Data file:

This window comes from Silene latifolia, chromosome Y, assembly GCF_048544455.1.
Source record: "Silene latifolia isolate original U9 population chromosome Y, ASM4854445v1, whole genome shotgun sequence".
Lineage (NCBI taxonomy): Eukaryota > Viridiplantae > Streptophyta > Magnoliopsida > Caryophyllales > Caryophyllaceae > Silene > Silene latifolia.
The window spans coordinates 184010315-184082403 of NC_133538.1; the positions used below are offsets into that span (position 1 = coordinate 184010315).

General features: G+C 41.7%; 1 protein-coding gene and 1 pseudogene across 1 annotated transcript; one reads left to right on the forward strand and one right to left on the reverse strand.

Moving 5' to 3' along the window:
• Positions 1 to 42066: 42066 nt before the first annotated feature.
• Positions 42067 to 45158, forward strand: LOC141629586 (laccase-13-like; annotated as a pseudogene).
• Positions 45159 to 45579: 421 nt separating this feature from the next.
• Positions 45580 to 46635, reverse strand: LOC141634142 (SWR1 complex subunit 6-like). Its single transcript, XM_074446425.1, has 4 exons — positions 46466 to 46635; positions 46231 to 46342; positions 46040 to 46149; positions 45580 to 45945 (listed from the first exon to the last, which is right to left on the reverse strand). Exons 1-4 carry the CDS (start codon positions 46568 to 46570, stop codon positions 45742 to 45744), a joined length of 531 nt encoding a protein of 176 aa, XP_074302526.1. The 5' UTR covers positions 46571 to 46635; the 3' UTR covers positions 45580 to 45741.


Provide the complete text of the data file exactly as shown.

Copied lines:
This window comes from Silene latifolia, chromosome Y, assembly GCF_048544455.1.
Source record: "Silene latifolia isolate original U9 population chromosome Y, ASM4854445v1, whole genome shotgun sequence".
Lineage (NCBI taxonomy): Eukaryota > Viridiplantae > Streptophyta > Magnoliopsida > Caryophyllales > Caryophyllaceae > Silene > Silene latifolia.
The window spans coordinates 184010315-184082403 of NC_133538.1; the positions used below are offsets into that span (position 1 = coordinate 184010315).

General features: G+C 41.7%; 1 protein-coding gene and 1 pseudogene across 1 annotated transcript; one reads left to right on the forward strand and one right to left on the reverse strand.

Moving 5' to 3' along the window:
• Positions 1 to 42066: 42066 nt before the first annotated feature.
• Positions 42067 to 45158, forward strand: LOC141629586 (laccase-13-like; annotated as a pseudogene).
• Positions 45159 to 45579: 421 nt separating this feature from the next.
• Positions 45580 to 46635, reverse strand: LOC141634142 (SWR1 complex subunit 6-like). Its single transcript, XM_074446425.1, has 4 exons — positions 46466 to 46635; positions 46231 to 46342; positions 46040 to 46149; positions 45580 to 45945 (listed from the first exon to the last, which is right to left on the reverse strand). Exons 1-4 carry the CDS (start codon positions 46568 to 46570, stop codon positions 45742 to 45744), a joined length of 531 nt encoding a protein of 176 aa, XP_074302526.1. The 5' UTR covers positions 46571 to 46635; the 3' UTR covers positions 45580 to 45741.